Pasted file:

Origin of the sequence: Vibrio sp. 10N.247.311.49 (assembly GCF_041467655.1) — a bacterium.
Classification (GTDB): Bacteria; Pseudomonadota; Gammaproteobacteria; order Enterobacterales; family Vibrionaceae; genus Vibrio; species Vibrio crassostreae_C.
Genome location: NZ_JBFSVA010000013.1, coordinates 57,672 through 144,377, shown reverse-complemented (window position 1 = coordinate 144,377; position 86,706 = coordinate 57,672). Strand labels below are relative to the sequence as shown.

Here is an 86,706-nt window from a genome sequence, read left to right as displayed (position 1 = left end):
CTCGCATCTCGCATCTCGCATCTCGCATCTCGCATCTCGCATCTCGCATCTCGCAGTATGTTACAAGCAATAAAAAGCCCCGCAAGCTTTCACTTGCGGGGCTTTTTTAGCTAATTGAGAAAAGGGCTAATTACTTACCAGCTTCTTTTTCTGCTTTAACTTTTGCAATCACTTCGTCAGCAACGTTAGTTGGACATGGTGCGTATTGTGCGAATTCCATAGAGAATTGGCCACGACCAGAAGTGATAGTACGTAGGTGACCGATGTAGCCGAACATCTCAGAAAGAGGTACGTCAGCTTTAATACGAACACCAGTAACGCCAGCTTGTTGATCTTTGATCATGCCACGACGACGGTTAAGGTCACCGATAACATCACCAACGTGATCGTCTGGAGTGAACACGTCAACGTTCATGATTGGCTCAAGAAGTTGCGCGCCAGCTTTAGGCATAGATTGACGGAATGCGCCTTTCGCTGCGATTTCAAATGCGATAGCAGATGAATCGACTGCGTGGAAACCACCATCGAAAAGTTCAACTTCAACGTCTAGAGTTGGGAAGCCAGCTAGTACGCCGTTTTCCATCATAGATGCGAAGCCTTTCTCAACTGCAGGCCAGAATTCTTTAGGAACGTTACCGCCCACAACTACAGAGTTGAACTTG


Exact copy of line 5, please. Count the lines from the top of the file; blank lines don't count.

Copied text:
CTCGCATCTCGCATCTCGCATCTCGCATCTCGCATCTCGCATCTCGCATCTCGCAGTATGTTACAAGCAATAAAAAGCCCCGCAAGCTTTCACTTGCGGGGCTTTTTTAGCTAATTGAGAAAAGGGCTAATTACTTACCAGCTTCTTTTTCTGCTTTAACTTTTGCAATCACTTCGTCAGCAACGTTAGTTGGACATGGTGCGTATTGTGCGAATTCCATAGAGAATTGGCCACGACCAGAAGTGATAGTACGTAGGTGACCGATGTAGCCGAACATCTCAGAAAGAGGTACGTCAGCTTTAATACGAACACCAGTAACGCCAGCTTGTTGATCTTTGATCATGCCACGACGACGGTTAAGGTCACCGATAACATCACCAACGTGATCGTCTGGAGTGAACACGTCAACGTTCATGATTGGCTCAAGAAGTTGCGCGCCAGCTTTAGGCATAGATTGACGGAATGCGCCTTTCGCTGCGATTTCAAATGCGATAGCAGATGAATCGACTGCGTGGAAACCACCATCGAAAAGTTCAACTTCAACGTCTAGAGTTGGGAAGCCAGCTAGTACGCCGTTTTCCATCATAGATGCGAAGCCTTTCTCAACTGCAGGCCAGAATTCTTTAGGAACGTTACCGCCCACAACTACAGAGTTGAACTTG